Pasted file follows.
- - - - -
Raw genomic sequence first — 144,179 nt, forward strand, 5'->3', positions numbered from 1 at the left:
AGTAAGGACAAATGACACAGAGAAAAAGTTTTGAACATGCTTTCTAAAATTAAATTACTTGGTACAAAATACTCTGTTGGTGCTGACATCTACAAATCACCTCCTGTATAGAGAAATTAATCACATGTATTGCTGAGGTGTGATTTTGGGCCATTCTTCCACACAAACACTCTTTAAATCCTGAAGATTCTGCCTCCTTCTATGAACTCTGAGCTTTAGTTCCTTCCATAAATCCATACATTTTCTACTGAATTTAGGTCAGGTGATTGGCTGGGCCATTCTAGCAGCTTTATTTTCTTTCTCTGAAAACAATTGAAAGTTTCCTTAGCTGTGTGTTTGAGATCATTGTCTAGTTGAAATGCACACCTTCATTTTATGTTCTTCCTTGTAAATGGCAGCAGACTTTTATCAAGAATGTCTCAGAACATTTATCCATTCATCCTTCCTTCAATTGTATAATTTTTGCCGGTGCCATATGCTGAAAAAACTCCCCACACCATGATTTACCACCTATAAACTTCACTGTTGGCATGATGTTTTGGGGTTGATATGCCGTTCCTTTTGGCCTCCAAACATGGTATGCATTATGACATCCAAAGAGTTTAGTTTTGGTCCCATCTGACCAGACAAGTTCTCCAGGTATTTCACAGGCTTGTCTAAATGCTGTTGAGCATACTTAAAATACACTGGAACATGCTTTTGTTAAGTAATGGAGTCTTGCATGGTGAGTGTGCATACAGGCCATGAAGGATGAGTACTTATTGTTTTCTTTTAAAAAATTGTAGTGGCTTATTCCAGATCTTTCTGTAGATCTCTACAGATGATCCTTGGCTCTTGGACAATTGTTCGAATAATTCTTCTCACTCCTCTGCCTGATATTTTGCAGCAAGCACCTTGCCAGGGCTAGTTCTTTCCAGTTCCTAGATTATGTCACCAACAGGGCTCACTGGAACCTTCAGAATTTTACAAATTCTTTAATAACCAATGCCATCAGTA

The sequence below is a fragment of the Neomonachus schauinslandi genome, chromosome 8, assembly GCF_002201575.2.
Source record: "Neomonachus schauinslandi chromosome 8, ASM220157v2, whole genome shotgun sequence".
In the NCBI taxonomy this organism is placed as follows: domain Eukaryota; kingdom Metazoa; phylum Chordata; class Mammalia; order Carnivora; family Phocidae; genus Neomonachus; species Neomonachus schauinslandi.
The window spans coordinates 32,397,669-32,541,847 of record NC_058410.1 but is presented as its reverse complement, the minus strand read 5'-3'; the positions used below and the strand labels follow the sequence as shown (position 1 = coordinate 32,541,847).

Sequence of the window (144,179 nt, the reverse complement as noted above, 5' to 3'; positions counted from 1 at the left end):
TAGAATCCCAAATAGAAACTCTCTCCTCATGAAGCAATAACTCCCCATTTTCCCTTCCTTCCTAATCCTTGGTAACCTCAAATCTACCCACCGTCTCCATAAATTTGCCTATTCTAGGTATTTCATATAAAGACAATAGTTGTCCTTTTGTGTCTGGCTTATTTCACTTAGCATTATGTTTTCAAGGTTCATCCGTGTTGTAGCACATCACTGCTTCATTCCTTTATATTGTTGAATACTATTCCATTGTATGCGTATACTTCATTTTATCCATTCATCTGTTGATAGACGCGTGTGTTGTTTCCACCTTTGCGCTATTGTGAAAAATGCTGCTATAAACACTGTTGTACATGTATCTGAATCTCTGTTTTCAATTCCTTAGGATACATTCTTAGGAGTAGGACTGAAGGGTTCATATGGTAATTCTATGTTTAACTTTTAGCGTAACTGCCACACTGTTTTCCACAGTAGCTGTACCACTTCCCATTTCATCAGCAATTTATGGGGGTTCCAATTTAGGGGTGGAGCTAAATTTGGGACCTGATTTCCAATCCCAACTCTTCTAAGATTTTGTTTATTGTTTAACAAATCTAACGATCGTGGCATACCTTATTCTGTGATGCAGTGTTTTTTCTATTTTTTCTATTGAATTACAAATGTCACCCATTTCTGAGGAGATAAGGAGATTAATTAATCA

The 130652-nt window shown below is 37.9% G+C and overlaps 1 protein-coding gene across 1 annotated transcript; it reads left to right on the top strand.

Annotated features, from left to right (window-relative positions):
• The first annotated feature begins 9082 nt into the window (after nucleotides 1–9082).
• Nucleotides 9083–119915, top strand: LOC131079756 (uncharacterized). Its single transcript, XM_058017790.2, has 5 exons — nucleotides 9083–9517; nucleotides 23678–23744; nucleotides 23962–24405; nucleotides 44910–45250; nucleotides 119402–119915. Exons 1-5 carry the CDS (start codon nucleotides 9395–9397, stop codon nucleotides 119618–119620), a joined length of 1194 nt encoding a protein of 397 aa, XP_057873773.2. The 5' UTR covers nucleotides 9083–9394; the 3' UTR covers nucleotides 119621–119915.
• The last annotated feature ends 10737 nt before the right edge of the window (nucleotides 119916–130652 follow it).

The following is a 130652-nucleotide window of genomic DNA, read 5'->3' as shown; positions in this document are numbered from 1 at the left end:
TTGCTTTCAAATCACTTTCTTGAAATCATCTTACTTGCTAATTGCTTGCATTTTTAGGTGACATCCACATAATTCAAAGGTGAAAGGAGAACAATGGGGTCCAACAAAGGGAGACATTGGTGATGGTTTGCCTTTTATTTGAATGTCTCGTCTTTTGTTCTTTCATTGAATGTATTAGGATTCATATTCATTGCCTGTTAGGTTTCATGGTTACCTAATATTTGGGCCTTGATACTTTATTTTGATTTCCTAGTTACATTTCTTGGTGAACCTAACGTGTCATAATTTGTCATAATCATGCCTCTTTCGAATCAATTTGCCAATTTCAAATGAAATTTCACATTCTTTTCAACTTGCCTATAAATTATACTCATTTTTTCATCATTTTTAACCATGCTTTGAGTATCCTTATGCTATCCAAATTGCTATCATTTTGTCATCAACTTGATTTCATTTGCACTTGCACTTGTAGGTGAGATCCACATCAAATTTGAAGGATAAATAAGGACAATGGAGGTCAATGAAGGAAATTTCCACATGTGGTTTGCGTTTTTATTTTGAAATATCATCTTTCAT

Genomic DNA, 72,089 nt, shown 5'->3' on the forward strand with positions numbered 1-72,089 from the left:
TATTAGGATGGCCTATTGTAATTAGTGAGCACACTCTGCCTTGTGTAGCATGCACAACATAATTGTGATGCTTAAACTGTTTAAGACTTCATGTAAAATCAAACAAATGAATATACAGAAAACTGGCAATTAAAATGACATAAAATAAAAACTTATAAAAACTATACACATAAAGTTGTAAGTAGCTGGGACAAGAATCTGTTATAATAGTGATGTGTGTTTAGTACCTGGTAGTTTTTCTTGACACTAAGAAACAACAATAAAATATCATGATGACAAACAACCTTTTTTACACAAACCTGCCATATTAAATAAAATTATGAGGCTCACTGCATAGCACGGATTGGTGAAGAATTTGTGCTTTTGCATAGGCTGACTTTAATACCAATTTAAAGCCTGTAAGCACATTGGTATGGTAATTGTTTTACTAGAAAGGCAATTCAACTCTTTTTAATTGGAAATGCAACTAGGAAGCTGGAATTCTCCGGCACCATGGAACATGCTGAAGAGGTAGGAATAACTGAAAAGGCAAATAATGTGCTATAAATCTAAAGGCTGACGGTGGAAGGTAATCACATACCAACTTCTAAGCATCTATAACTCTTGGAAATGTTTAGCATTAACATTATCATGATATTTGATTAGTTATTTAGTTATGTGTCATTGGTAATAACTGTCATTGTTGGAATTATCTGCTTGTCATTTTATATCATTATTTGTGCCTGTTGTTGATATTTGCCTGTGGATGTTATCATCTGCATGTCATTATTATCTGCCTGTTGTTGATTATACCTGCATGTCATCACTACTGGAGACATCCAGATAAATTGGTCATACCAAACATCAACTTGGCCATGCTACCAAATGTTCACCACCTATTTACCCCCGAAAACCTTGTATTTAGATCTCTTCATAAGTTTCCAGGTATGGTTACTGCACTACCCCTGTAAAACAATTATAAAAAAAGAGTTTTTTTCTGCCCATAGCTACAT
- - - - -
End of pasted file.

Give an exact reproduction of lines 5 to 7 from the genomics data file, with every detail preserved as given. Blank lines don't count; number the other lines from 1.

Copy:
In the NCBI taxonomy this organism is placed as follows: domain Eukaryota; kingdom Metazoa; phylum Chordata; class Mammalia; order Carnivora; family Phocidae; genus Neomonachus; species Neomonachus schauinslandi.
The window spans coordinates 32,397,669-32,541,847 of record NC_058410.1 but is presented as its reverse complement, the minus strand read 5'-3'; the positions used below and the strand labels follow the sequence as shown (position 1 = coordinate 32,541,847).

Sequence of the window (144,179 nt, the reverse complement as noted above, 5' to 3'; positions counted from 1 at the left end):